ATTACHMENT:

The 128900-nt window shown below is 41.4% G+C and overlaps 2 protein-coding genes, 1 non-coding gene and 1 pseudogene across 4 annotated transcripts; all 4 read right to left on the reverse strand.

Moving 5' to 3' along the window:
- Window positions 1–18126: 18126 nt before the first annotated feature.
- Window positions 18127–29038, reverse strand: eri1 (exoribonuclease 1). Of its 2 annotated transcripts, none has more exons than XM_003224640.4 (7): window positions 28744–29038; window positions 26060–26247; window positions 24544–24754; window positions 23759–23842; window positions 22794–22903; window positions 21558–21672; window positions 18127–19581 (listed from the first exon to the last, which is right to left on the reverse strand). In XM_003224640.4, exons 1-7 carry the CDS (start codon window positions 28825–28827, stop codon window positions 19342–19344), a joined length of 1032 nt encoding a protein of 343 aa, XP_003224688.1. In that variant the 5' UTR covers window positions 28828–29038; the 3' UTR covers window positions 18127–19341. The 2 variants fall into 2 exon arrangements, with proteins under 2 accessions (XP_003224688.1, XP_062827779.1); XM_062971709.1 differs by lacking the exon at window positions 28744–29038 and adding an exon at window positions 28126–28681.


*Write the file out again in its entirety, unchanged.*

The 128900-nt window shown below is 41.4% G+C and overlaps 2 protein-coding genes, 1 non-coding gene and 1 pseudogene across 4 annotated transcripts; all 4 read right to left on the reverse strand.

Moving 5' to 3' along the window:
- Window positions 1–18126: 18126 nt before the first annotated feature.
- Window positions 18127–29038, reverse strand: eri1 (exoribonuclease 1). Of its 2 annotated transcripts, none has more exons than XM_003224640.4 (7): window positions 28744–29038; window positions 26060–26247; window positions 24544–24754; window positions 23759–23842; window positions 22794–22903; window positions 21558–21672; window positions 18127–19581 (listed from the first exon to the last, which is right to left on the reverse strand). In XM_003224640.4, exons 1-7 carry the CDS (start codon window positions 28825–28827, stop codon window positions 19342–19344), a joined length of 1032 nt encoding a protein of 343 aa, XP_003224688.1. In that variant the 5' UTR covers window positions 28828–29038; the 3' UTR covers window positions 18127–19341. The 2 variants fall into 2 exon arrangements, with proteins under 2 accessions (XP_003224688.1, XP_062827779.1); XM_062971709.1 differs by lacking the exon at window positions 28744–29038 and adding an exon at window positions 28126–28681.